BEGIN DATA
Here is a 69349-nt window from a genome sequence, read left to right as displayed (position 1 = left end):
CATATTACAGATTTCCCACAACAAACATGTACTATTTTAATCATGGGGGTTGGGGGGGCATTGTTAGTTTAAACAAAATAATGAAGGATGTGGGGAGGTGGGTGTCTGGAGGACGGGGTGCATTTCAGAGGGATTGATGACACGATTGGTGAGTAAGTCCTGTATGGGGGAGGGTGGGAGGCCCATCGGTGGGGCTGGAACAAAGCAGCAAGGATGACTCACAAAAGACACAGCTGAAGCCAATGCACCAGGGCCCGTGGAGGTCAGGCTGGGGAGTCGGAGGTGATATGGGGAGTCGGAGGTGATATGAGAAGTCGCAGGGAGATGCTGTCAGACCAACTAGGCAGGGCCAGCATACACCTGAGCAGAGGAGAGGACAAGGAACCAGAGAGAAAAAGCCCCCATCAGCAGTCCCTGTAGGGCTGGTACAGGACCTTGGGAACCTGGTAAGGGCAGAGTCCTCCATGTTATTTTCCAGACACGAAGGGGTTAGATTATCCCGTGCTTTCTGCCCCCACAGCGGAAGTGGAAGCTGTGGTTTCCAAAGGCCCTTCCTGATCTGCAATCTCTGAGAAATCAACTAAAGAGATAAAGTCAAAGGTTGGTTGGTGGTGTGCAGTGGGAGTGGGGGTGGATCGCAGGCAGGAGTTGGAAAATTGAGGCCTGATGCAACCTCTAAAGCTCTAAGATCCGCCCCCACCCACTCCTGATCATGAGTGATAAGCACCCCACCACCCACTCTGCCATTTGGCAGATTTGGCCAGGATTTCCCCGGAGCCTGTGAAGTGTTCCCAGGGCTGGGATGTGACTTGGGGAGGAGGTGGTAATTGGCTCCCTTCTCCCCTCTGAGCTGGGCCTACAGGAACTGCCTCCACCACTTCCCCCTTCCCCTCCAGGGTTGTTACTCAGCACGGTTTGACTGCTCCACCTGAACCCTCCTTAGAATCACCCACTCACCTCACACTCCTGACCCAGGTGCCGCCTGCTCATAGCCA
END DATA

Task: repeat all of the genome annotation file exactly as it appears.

Here is a 69349-nt window from a genome sequence, read left to right as displayed (position 1 = left end):
CATATTACAGATTTCCCACAACAAACATGTACTATTTTAATCATGGGGGTTGGGGGGGCATTGTTAGTTTAAACAAAATAATGAAGGATGTGGGGAGGTGGGTGTCTGGAGGACGGGGTGCATTTCAGAGGGATTGATGACACGATTGGTGAGTAAGTCCTGTATGGGGGAGGGTGGGAGGCCCATCGGTGGGGCTGGAACAAAGCAGCAAGGATGACTCACAAAAGACACAGCTGAAGCCAATGCACCAGGGCCCGTGGAGGTCAGGCTGGGGAGTCGGAGGTGATATGGGGAGTCGGAGGTGATATGAGAAGTCGCAGGGAGATGCTGTCAGACCAACTAGGCAGGGCCAGCATACACCTGAGCAGAGGAGAGGACAAGGAACCAGAGAGAAAAAGCCCCCATCAGCAGTCCCTGTAGGGCTGGTACAGGACCTTGGGAACCTGGTAAGGGCAGAGTCCTCCATGTTATTTTCCAGACACGAAGGGGTTAGATTATCCCGTGCTTTCTGCCCCCACAGCGGAAGTGGAAGCTGTGGTTTCCAAAGGCCCTTCCTGATCTGCAATCTCTGAGAAATCAACTAAAGAGATAAAGTCAAAGGTTGGTTGGTGGTGTGCAGTGGGAGTGGGGGTGGATCGCAGGCAGGAGTTGGAAAATTGAGGCCTGATGCAACCTCTAAAGCTCTAAGATCCGCCCCCACCCACTCCTGATCATGAGTGATAAGCACCCCACCACCCACTCTGCCATTTGGCAGATTTGGCCAGGATTTCCCCGGAGCCTGTGAAGTGTTCCCAGGGCTGGGATGTGACTTGGGGAGGAGGTGGTAATTGGCTCCCTTCTCCCCTCTGAGCTGGGCCTACAGGAACTGCCTCCACCACTTCCCCCTTCCCCTCCAGGGTTGTTACTCAGCACGGTTTGACTGCTCCACCTGAACCCTCCTTAGAATCACCCACTCACCTCACACTCCTGACCCAGGTGCCGCCTGCTCATAGCCA